Season 1: What is Justice?

On the Concept of Justice

Dan Boscaljon

As a writer, I’ve often enjoyed exploring paradoxical tensions as they unfold over the course of a narrative. This becomes especially true as characters take on lives of their own and find themselves in situations that I did not anticipate when beginning the story. Confrontations lodge in the details, emerging and resolving in unexpected ways as a story takes its course.

When beginning a podcast centered on the question of justice, I was aware of some of the basic tensions inherent within the concept that the various sites we chose would develop. I was aware that unlike a lecture or a novel, interacting with two others would definitely take the question along paths whose existence remained obscured to me. I had not, however, realized the extent to which the conversations would continue to surprise me.

I have an ongoing interest in the question of personal integrity that has become more nuanced as I have aged. My interest in matters of social justice has become more pronounced over the past decade, nourished by an increased access to events that seem exceptionally unjust and to thoughtful commentators whose reflections on the lack of justice in our fragile, fallible world have helped to answer the question as to how these things occur—and continue to occur.

My general tactic when confronted with the flagrant injustices that corrupt our social order—treatment of African Americans, treatment of Native Americans, economic inequality—has been to despair. Quietly. This has become an even more pronounced method as I have learned more about the structure of our society and the way that injustices are encouraged to become even more pronounced. An ability to spot the “invisible” flow of power in our culture, especially when those in power use it against the most vulnerable and marginal communities, does little to suggest suitable correctives. Our podcasts have reinforced my dislike of politics and the type of power that inheres within social systems. Restoring justice at a social level will require great changes within our social structure—improving the access to and quality of education and economic viability are only the beginnings. Even the best intentioned politicians seem ill-equipped to use the power invested by voters to achieve something resembling a common good. Too few politicians seem inclined toward such terms as “good” or “common.”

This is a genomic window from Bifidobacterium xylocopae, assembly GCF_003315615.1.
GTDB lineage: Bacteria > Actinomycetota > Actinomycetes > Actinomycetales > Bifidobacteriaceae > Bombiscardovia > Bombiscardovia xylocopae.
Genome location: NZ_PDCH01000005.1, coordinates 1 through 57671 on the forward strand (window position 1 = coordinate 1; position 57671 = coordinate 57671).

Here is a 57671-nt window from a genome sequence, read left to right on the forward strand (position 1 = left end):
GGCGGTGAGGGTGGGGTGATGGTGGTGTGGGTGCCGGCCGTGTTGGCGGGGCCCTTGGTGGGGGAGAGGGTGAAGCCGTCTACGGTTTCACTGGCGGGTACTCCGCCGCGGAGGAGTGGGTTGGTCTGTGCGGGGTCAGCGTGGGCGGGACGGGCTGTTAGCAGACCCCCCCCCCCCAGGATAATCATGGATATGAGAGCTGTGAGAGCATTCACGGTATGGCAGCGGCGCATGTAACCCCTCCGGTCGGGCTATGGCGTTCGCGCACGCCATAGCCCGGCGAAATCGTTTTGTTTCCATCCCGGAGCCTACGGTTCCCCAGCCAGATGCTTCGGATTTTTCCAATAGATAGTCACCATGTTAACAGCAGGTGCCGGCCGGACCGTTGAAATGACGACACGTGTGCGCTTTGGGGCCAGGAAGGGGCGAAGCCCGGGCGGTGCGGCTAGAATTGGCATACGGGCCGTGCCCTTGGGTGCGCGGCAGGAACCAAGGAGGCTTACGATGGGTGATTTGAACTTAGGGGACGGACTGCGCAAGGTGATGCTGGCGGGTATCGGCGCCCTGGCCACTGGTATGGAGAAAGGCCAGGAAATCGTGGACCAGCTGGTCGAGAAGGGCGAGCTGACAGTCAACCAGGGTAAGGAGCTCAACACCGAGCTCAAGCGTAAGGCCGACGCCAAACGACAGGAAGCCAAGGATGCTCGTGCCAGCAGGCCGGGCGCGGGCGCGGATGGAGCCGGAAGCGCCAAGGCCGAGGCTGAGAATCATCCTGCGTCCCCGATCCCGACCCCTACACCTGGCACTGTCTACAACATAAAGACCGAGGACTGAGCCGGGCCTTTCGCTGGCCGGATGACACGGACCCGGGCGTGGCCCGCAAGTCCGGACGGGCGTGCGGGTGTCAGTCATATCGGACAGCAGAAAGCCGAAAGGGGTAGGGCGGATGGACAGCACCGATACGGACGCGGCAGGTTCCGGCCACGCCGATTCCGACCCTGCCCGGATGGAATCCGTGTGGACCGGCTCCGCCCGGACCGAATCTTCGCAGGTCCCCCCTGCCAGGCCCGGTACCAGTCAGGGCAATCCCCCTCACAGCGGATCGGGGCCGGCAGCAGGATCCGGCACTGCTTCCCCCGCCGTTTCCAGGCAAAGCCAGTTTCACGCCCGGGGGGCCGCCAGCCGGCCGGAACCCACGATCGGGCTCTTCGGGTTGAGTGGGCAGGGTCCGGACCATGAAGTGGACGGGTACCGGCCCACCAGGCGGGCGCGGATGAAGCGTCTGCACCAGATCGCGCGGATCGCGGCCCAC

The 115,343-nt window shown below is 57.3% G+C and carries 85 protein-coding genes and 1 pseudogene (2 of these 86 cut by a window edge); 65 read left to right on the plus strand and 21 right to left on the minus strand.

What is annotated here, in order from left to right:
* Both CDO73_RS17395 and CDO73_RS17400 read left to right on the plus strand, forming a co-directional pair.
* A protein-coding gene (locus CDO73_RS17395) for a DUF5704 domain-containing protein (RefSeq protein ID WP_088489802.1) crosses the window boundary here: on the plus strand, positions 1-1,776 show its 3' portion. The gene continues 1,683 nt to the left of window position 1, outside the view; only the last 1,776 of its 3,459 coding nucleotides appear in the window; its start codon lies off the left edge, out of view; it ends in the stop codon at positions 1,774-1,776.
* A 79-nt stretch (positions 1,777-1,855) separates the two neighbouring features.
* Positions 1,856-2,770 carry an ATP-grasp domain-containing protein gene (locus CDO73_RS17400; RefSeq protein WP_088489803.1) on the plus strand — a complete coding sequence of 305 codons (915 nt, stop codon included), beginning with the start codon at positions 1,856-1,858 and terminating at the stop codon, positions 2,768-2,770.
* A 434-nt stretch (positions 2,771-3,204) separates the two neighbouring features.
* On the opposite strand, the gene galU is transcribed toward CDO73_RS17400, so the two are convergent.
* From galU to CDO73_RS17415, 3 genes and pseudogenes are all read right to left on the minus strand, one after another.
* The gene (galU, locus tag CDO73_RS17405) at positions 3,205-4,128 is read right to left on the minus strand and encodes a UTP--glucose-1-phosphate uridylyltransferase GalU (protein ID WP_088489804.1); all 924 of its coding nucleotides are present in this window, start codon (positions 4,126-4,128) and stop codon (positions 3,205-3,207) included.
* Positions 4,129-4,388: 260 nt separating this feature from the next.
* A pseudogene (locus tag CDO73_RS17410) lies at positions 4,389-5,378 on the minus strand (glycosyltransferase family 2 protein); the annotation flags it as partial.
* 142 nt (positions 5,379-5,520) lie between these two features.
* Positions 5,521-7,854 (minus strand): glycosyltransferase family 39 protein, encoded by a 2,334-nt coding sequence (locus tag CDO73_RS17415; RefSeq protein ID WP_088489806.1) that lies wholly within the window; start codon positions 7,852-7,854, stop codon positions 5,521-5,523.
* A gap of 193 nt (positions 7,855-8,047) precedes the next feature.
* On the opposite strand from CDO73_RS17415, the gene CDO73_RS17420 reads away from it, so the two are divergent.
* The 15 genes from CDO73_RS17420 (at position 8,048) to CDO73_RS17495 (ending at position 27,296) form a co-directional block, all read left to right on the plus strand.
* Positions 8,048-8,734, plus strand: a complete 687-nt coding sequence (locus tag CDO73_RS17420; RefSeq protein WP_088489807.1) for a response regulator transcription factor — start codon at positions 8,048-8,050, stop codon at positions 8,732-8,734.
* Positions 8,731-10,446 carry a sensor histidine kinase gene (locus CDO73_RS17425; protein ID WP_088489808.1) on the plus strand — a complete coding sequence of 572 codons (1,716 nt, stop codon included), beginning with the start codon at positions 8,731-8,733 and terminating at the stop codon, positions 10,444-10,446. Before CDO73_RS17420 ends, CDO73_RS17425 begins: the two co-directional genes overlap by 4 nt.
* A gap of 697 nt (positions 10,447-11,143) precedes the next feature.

But bracketing larger questions of justice as they emerge at a social level, and stepping back from later questions of justice involving how individuals might act justly as parts of a larger whole, I have become more hopeful when discussing the possibility of acting justly as an individual. Although difficult on its own terms, especially given some of the larger issues surrounding characters we have discussed—Lucius Fox, Bruce Wayne, Eddie Mannix—, the quest to become a person committed to justice has become more pronounced. Even if I cannot erase many of the inequalities that are sewn into the structure of the society, I feel more inspired to attain the sort of internal integrity that would allow me to inhabit—however sporadically and inconsistently—a just existence. Increasingly, as this virtue becomes more ingrained as habit, I hope to become more aware of those larger social issues that comprise the horizon of my actions. Doing so, and doing so in an intentional and explicit fashion, can help draw attention to the ways of creating just situations and safe spaces in my local world more conducive to the flourishing of myself and others.

…it remains to be seen, however, how the next four episodes might alter this hope.